Feedback from Dallas Morning News Readers

 Nothing like constructive "feedback" from my readers. On the article that appeared in yesterday's Dallas Morning News Neighborsgo that I wrote about wearing pjs out in public, one reader thought I sounded snobby and judgemental about how people dress. Not my intention whatsoever. Just suggesting that people may want to wear "daytime" clothes.  Another reader liked what I said, and totally cracked me up! She emailed me a grocery store ad that invited people to show up in their pajamas to their bakery, and receive a complimentary cinnamon roll!  That is too funny and coincidental!

Thanks to everyone who reads my columns and blog. I love feedback - positive and negative. 

Good Manners and Volunteer Work


            I had a reader tell me she went to her child’s school the other day as a volunteer cashier in the cafeteria. The volunteer sitting next to her talked to her the whole time about how terrible her life was going. The reader said it was so depressing to hear this woman go on and on, she had to go talk to a friend during a lull just to get a break from this woman. Is it rude to bring your personal life to a volunteer job? Here are some things to remember when volunteering.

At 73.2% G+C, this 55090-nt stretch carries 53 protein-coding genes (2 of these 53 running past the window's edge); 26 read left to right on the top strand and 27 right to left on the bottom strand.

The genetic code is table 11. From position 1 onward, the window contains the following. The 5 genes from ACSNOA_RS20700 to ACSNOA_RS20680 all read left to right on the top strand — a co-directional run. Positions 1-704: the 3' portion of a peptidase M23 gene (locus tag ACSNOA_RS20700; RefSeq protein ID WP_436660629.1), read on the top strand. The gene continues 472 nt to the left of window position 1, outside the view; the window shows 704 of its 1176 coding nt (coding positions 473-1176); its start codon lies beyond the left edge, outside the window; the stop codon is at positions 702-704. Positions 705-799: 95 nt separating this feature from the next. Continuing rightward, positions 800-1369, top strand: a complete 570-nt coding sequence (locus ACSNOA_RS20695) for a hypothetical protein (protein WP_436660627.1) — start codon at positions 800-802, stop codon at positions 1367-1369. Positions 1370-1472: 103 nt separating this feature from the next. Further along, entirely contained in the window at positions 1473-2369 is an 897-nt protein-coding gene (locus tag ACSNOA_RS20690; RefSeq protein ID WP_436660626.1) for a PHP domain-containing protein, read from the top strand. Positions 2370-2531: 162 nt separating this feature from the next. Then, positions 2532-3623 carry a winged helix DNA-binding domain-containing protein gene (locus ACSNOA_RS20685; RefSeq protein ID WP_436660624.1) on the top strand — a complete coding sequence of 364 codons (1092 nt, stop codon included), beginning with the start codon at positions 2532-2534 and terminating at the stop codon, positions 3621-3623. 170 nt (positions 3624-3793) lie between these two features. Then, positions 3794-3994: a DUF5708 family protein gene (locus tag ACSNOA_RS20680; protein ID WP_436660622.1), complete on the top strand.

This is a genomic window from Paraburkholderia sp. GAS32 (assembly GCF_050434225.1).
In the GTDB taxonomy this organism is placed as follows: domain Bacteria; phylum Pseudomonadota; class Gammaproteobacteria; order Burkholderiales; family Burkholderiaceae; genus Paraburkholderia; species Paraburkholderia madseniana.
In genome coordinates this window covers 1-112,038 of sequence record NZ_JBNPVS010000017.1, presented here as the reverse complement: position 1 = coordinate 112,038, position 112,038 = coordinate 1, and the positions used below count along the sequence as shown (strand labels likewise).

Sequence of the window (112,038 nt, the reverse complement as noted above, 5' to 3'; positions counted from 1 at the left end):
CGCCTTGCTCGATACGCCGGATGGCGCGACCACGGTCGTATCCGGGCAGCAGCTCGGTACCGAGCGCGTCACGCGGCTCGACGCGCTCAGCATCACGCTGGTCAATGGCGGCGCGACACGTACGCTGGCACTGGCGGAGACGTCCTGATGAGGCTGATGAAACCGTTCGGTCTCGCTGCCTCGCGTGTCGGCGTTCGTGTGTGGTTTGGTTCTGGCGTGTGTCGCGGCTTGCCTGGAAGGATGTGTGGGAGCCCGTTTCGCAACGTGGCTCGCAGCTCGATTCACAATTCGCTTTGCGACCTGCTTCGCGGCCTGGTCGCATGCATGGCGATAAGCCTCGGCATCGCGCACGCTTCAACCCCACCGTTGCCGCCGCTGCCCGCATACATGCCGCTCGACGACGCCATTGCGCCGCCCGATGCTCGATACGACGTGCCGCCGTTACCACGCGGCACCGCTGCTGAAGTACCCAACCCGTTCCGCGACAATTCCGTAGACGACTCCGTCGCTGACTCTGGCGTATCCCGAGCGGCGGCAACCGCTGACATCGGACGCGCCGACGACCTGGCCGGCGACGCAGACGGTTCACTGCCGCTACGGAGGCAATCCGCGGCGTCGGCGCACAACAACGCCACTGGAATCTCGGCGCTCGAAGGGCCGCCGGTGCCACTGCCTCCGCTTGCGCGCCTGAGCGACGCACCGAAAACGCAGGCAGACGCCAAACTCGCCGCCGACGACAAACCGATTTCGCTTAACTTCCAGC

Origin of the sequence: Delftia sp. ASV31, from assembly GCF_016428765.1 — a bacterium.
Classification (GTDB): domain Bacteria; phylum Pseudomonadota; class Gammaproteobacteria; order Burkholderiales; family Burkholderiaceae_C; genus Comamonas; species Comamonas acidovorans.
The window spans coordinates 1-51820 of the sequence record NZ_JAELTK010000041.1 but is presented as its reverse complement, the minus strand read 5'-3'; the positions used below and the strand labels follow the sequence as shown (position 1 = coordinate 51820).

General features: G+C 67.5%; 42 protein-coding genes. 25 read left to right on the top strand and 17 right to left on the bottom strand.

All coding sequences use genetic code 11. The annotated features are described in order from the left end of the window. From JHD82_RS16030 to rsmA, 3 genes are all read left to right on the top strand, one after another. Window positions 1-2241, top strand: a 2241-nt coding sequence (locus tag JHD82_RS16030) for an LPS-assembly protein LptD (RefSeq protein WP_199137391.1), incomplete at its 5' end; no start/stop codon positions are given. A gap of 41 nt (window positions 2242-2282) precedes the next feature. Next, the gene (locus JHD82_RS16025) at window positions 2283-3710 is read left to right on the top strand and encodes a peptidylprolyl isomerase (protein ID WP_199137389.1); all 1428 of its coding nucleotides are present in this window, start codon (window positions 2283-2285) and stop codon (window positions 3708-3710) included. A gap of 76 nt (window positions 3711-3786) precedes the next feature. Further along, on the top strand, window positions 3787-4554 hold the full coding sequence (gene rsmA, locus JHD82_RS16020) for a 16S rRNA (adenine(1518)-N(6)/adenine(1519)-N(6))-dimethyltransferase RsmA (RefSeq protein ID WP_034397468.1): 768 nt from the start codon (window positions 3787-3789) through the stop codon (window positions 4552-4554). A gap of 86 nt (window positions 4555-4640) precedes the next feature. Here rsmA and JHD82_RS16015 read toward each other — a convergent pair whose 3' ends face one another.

·      Treat a volunteer job just like a real job. You would not bring your personal problems to the office, so do not do that when volunteering.

·      Take the volunteer job seriously. If you have a deadline, then meet it. If you are supposed to make phone calls, recruit other volunteers, or stay within a budget, then do your best to accomplish what others are expecting you to accomplish.

·      Show up on time, and if you are running late, have a phone number handy to call someone to let him know.

·      If you cannot fulfill your volunteer commitment, then find your replacement. Do not put it back on other people in the organization. Do you best to find someone who can do the job as well, or better than you could.

·      Feel free to turn down a volunteer job. Saying yes out of guilt or because it is your best friend and she really needs your help could lead to disaster. Someone rather have you say no then do a bad job, or quit in the middle of it. Feel free to ask a lot of questions first, ask to speak to the person who had the job before you, and make sure the job meets your other goals in life.